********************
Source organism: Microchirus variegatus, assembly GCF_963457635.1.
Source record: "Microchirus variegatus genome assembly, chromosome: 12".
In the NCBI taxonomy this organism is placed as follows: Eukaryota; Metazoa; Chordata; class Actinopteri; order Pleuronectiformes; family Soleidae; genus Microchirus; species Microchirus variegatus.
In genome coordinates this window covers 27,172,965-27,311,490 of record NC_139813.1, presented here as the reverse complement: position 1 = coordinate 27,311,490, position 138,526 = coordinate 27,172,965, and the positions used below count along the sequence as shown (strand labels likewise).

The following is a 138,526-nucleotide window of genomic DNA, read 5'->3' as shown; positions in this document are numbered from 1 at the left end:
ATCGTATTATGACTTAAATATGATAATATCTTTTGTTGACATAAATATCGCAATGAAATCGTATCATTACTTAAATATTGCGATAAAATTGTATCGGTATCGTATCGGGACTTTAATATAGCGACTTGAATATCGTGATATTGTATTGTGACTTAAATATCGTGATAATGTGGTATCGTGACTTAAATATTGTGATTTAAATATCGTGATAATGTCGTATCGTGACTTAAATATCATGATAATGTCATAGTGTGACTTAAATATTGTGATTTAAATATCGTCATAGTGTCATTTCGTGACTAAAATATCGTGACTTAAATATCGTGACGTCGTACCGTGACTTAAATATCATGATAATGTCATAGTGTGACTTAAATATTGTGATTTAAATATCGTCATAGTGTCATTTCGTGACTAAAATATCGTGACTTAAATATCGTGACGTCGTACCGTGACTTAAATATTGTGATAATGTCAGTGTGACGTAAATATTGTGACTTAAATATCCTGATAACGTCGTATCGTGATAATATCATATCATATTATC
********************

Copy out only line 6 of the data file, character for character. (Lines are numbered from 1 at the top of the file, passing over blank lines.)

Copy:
ATCGTATTATGACTTAAATATGATAATATCTTTTGTTGACATAAATATCGCAATGAAATCGTATCATTACTTAAATATTGCGATAAAATTGTATCGGTATCGTATCGGGACTTTAATATAGCGACTTGAATATCGTGATATTGTATTGTGACTTAAATATCGTGATAATGTGGTATCGTGACTTAAATATTGTGATTTAAATATCGTGATAATGTCGTATCGTGACTTAAATATCATGATAATGTCATAGTGTGACTTAAATATTGTGATTTAAATATCGTCATAGTGTCATTTCGTGACTAAAATATCGTGACTTAAATATCGTGACGTCGTACCGTGACTTAAATATCATGATAATGTCATAGTGTGACTTAAATATTGTGATTTAAATATCGTCATAGTGTCATTTCGTGACTAAAATATCGTGACTTAAATATCGTGACGTCGTACCGTGACTTAAATATTGTGATAATGTCAGTGTGACGTAAATATTGTGACTTAAATATCCTGATAACGTCGTATCGTGATAATATCATATCATATTATC